Sky Bet has extended its multi-million pound sponsorship deal with the English Football League until the summer of 2024.The gambling operation is the headline sponsor for the Championship, League One and League Two football divisions.It gets its logo on shirts, and rights for “Bet and Watch” for some matches.It says it will try to discourage problem gambling through messaging on shirts, and that clubs will benefit through more money.The deal, which is worth tens of millions of pounds, has been in place since 2013.Sky Bet said it would be paying 20% more than it has done so far to extend the agreement from 2019 to 2024.This will make the eleven-year deal one of the longest in professional sport, the firm said.The Leeds-based operation, which includes sites such as Sky Vegas and Sky Bingo, is owned by private equity group CVC Capital Partners.Broadcaster Sky retains a 20% stake in the firm.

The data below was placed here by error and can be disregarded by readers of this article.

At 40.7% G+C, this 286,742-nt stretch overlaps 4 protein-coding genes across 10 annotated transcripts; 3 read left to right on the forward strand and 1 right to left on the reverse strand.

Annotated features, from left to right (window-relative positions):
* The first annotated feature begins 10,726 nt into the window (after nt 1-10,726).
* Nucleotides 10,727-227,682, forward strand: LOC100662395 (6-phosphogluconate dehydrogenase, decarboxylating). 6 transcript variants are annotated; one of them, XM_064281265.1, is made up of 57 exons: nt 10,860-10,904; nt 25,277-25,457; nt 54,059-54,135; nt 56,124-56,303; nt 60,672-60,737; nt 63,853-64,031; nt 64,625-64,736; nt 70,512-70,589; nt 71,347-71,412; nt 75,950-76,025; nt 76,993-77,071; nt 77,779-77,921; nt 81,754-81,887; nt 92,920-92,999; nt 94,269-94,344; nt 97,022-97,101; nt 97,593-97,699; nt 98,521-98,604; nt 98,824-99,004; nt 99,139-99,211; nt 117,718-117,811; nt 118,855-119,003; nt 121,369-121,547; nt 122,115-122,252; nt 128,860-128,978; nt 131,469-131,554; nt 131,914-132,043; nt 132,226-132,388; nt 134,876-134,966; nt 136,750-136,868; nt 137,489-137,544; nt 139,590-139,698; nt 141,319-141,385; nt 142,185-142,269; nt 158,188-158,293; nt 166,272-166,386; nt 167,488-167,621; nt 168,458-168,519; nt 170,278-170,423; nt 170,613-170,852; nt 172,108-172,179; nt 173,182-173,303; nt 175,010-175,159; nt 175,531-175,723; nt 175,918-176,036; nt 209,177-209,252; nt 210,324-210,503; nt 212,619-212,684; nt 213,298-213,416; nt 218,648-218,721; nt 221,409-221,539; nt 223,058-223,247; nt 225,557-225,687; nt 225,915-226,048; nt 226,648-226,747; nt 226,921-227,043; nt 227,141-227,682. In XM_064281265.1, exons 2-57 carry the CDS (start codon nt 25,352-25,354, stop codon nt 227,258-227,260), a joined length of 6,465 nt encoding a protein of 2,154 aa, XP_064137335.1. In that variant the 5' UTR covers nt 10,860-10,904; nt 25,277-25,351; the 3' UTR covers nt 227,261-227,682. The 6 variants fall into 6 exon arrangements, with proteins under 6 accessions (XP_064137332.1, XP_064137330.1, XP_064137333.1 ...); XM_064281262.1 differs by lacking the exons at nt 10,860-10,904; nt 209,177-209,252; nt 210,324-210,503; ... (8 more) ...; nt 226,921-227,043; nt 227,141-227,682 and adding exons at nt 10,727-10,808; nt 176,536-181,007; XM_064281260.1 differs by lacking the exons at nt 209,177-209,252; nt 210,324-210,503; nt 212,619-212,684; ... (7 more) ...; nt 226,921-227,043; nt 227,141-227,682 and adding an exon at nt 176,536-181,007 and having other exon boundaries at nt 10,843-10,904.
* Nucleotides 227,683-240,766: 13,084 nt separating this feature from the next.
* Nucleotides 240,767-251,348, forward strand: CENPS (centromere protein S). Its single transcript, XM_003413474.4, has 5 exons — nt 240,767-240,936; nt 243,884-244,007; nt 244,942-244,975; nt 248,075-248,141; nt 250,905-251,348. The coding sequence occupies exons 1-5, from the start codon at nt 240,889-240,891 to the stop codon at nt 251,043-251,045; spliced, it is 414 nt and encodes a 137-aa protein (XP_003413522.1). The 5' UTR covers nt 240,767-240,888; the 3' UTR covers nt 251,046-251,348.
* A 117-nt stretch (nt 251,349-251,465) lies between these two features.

The money from the deal will be divided among the 72 clubs in the English Football League, which sits under the Premier League in terms of professional football club rankings.The betting industry has been under increasing scrutiny from the government, and from regulator the Gambling Commission.Richard Flint, chief executive of Sky Betting & Gaming, speaking on the BBC’s Today programme, said it and the EFL were actively promoting awareness about problem gambling as part of the ‘When the fun stops. Stop’ campaign.Mr Flint said: “From the play offs and including next season every shirt will have a responsible gambling message on the shirt sleeve and we’re tying that into a responsible gambling campaign starting today, which includes a TV advert and perimeter boards at ELF games.”The “When the fun stops. Stop” campaign is orchestrated by the Senet Group and includes a number of other industry participants. The Senet Group was established in 2014 by some of Britain’s high street bookmakers in response to public concerns about gambling and gambling addiction.Critics would prefer the Gambling Commission to simply take a tougher stance. Earlier this year the Football Association announced it would end sponsorship deals with gambling firms.One of the findings of the BBC’s annual Price of Football survey was that more young football fans bet on games than play the sport.About 95% of TV ad breaks in live football matches feature at least one gambling advert, the BBC found in October.In some matches, 40% of the adverts were for gambling.
Source: BBC Regional